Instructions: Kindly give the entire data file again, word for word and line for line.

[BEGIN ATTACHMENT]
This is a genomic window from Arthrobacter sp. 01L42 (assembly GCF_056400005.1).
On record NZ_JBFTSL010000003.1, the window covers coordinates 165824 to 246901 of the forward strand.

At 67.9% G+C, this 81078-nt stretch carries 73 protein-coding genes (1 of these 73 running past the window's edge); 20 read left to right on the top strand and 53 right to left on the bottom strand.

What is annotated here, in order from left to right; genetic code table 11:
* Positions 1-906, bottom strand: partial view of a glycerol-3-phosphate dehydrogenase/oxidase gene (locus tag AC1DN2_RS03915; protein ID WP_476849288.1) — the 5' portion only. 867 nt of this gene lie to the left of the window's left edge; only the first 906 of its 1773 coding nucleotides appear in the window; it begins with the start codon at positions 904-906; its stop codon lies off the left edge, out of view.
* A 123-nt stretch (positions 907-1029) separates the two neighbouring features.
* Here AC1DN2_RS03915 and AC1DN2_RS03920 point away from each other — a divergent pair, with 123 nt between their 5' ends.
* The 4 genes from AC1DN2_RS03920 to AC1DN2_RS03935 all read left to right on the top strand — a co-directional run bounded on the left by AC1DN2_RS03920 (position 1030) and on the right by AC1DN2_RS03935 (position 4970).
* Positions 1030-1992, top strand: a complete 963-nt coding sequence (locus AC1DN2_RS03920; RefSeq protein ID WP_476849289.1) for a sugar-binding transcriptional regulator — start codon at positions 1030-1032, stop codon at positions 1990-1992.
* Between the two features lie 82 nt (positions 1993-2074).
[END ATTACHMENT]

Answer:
This is a genomic window from Arthrobacter sp. 01L42 (assembly GCF_056400005.1).
On record NZ_JBFTSL010000003.1, the window covers coordinates 165824 to 246901 of the forward strand.

At 67.9% G+C, this 81078-nt stretch carries 73 protein-coding genes (1 of these 73 running past the window's edge); 20 read left to right on the top strand and 53 right to left on the bottom strand.

What is annotated here, in order from left to right; genetic code table 11:
* Positions 1-906, bottom strand: partial view of a glycerol-3-phosphate dehydrogenase/oxidase gene (locus tag AC1DN2_RS03915; protein ID WP_476849288.1) — the 5' portion only. 867 nt of this gene lie to the left of the window's left edge; only the first 906 of its 1773 coding nucleotides appear in the window; it begins with the start codon at positions 904-906; its stop codon lies off the left edge, out of view.
* A 123-nt stretch (positions 907-1029) separates the two neighbouring features.
* Here AC1DN2_RS03915 and AC1DN2_RS03920 point away from each other — a divergent pair, with 123 nt between their 5' ends.
* The 4 genes from AC1DN2_RS03920 to AC1DN2_RS03935 all read left to right on the top strand — a co-directional run bounded on the left by AC1DN2_RS03920 (position 1030) and on the right by AC1DN2_RS03935 (position 4970).
* Positions 1030-1992, top strand: a complete 963-nt coding sequence (locus AC1DN2_RS03920; RefSeq protein ID WP_476849289.1) for a sugar-binding transcriptional regulator — start codon at positions 1030-1032, stop codon at positions 1990-1992.
* Between the two features lie 82 nt (positions 1993-2074).